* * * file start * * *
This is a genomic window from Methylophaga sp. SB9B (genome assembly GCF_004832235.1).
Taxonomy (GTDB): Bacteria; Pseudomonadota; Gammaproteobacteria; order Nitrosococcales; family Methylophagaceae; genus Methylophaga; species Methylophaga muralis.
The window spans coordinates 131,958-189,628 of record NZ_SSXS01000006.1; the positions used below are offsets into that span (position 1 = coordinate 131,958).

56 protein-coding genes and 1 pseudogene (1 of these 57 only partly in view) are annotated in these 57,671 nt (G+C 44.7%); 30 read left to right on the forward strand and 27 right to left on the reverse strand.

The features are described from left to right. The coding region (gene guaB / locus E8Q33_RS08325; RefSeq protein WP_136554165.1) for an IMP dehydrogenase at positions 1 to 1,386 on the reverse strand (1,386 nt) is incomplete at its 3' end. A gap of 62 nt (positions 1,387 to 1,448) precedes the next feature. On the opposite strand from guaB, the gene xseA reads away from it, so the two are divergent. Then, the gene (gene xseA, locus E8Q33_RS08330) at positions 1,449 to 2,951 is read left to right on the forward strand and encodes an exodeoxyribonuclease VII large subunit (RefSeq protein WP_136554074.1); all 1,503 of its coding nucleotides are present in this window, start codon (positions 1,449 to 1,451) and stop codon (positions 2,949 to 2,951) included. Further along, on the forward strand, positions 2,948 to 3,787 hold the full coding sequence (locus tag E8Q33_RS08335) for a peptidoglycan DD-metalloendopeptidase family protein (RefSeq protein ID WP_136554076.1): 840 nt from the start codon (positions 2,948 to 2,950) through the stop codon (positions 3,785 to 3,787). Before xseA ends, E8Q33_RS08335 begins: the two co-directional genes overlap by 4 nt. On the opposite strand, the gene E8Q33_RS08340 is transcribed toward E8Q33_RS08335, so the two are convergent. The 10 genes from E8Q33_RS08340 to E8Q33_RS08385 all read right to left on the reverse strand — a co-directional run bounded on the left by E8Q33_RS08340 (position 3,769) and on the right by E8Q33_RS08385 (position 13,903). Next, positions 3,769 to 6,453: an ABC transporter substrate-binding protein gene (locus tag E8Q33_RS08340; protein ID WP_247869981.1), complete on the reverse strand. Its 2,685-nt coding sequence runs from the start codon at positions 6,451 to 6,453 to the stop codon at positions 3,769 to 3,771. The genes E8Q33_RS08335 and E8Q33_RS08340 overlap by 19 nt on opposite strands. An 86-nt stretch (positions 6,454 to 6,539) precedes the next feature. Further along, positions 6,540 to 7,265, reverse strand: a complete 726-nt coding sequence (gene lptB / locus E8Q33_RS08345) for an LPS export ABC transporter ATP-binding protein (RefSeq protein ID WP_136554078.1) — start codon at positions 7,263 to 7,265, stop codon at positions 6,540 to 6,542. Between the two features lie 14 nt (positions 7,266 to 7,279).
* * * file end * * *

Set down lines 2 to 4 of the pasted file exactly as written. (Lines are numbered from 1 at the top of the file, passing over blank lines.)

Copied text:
Taxonomy (GTDB): Bacteria; Pseudomonadota; Gammaproteobacteria; order Nitrosococcales; family Methylophagaceae; genus Methylophaga; species Methylophaga muralis.
The window spans coordinates 131,958-189,628 of record NZ_SSXS01000006.1; the positions used below are offsets into that span (position 1 = coordinate 131,958).

56 protein-coding genes and 1 pseudogene (1 of these 57 only partly in view) are annotated in these 57,671 nt (G+C 44.7%); 30 read left to right on the forward strand and 27 right to left on the reverse strand.